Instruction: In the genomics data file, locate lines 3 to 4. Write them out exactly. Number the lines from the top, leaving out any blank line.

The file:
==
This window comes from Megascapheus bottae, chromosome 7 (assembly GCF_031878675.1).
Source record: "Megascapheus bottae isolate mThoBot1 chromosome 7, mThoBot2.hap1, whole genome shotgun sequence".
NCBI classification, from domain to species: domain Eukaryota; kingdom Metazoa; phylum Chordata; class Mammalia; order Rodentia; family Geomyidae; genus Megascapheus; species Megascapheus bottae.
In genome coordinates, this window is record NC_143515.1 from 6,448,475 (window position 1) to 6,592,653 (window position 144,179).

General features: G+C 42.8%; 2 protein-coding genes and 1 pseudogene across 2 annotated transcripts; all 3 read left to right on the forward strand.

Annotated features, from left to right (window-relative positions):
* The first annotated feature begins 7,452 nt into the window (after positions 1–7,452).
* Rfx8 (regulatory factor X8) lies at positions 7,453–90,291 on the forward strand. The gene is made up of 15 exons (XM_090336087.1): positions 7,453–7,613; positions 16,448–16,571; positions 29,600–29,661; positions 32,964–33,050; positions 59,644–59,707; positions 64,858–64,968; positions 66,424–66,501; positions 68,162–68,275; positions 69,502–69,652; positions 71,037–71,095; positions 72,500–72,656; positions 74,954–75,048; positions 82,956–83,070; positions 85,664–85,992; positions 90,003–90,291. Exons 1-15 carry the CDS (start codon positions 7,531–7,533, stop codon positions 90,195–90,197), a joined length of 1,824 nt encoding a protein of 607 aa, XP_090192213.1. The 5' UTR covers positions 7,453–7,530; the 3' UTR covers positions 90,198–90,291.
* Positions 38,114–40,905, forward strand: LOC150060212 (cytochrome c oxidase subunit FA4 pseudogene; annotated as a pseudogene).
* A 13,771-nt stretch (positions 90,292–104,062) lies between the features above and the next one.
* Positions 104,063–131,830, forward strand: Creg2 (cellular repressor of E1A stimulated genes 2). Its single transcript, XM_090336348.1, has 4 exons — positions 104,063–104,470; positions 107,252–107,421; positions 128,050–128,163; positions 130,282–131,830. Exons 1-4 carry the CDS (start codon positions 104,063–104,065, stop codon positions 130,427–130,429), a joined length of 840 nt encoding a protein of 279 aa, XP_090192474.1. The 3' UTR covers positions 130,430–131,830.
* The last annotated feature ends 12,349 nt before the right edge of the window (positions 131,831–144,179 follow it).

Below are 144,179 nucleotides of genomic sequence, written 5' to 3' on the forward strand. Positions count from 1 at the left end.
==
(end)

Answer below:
NCBI classification, from domain to species: domain Eukaryota; kingdom Metazoa; phylum Chordata; class Mammalia; order Rodentia; family Geomyidae; genus Megascapheus; species Megascapheus bottae.
In genome coordinates, this window is record NC_143515.1 from 6,448,475 (window position 1) to 6,592,653 (window position 144,179).